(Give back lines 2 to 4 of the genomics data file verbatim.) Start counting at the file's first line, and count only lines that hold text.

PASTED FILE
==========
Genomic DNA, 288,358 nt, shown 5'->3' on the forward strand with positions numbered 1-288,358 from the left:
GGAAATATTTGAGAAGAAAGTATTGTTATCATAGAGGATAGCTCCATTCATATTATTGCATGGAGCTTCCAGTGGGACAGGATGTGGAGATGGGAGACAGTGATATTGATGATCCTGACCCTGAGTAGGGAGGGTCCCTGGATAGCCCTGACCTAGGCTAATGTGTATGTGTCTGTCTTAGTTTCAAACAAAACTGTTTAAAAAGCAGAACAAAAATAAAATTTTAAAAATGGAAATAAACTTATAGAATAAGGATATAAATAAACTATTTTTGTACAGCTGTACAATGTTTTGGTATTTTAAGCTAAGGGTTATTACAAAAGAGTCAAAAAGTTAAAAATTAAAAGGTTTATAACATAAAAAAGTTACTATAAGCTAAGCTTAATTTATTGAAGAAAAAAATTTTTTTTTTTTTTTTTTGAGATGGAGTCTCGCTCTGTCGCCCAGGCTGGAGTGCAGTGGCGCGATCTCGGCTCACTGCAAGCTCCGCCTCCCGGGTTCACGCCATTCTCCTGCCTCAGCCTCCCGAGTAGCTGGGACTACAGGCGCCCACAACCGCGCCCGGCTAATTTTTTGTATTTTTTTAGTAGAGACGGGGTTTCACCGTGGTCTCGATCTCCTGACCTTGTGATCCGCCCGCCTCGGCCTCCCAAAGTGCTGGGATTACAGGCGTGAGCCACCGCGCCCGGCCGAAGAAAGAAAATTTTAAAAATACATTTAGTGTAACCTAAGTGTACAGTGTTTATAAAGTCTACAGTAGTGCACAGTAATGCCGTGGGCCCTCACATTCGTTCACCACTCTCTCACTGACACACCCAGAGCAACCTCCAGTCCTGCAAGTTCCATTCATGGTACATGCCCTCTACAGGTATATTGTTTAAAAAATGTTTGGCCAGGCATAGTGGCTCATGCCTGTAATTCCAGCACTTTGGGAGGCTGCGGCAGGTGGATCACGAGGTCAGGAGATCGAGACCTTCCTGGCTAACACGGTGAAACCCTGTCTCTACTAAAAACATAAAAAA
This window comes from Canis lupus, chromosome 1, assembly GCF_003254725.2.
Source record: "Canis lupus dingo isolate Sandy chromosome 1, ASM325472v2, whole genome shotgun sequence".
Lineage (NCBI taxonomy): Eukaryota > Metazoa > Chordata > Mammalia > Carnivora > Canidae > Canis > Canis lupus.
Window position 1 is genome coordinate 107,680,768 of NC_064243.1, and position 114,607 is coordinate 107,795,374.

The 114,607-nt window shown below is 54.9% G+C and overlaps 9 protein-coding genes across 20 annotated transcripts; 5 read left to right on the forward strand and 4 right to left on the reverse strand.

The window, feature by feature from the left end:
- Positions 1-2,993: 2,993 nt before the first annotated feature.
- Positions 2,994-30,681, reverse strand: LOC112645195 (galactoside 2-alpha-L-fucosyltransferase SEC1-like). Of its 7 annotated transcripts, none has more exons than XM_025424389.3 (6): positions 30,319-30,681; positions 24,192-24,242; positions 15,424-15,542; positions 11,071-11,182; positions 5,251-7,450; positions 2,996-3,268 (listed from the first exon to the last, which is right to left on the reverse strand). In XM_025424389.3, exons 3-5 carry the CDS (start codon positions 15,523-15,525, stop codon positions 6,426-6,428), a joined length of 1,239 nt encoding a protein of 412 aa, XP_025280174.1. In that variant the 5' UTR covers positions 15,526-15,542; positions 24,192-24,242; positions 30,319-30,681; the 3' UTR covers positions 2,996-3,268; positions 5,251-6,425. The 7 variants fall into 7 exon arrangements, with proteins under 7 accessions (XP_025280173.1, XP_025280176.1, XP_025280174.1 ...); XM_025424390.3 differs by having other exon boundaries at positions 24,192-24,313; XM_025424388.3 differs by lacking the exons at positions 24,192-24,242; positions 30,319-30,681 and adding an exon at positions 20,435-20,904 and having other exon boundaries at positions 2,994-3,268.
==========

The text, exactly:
GGAAATATTTGAGAAGAAAGTATTGTTATCATAGAGGATAGCTCCATTCATATTATTGCATGGAGCTTCCAGTGGGACAGGATGTGGAGATGGGAGACAGTGATATTGATGATCCTGACCCTGAGTAGGGAGGGTCCCTGGATAGCCCTGACCTAGGCTAATGTGTATGTGTCTGTCTTAGTTTCAAACAAAACTGTTTAAAAAGCAGAACAAAAATAAAATTTTAAAAATGGAAATAAACTTATAGAATAAGGATATAAATAAACTATTTTTGTACAGCTGTACAATGTTTTGGTATTTTAAGCTAAGGGTTATTACAAAAGAGTCAAAAAGTTAAAAATTAAAAGGTTTATAACATAAAAAAGTTACTATAAGCTAAGCTTAATTTATTGAAGAAAAAAATTTTTTTTTTTTTTTTTTGAGATGGAGTCTCGCTCTGTCGCCCAGGCTGGAGTGCAGTGGCGCGATCTCGGCTCACTGCAAGCTCCGCCTCCCGGGTTCACGCCATTCTCCTGCCTCAGCCTCCCGAGTAGCTGGGACTACAGGCGCCCACAACCGCGCCCGGCTAATTTTTTGTATTTTTTTAGTAGAGACGGGGTTTCACCGTGGTCTCGATCTCCTGACCTTGTGATCCGCCCGCCTCGGCCTCCCAAAGTGCTGGGATTACAGGCGTGAGCCACCGCGCCCGGCCGAAGAAAGAAAATTTTAAAAATACATTTAGTGTAACCTAAGTGTACAGTGTTTATAAAGTCTACAGTAGTGCACAGTAATGCCGTGGGCCCTCACATTCGTTCACCACTCTCTCACTGACACACCCAGAGCAACCTCCAGTCCTGCAAGTTCCATTCATGGTACATGCCCTCTACAGGTATATTGTTTAAAAAATGTTTGGCCAGGCATAGTGGCTCATGCCTGTAATTCCAGCACTTTGGGAGGCTGCGGCAGGTGGATCACGAGGTCAGGAGATCGAGACCTTCCTGGCTAACACGGTGAAACCCTGTCTCTACTAAAAACATAAAAAA
This window comes from Canis lupus, chromosome 1, assembly GCF_003254725.2.
Source record: "Canis lupus dingo isolate Sandy chromosome 1, ASM325472v2, whole genome shotgun sequence".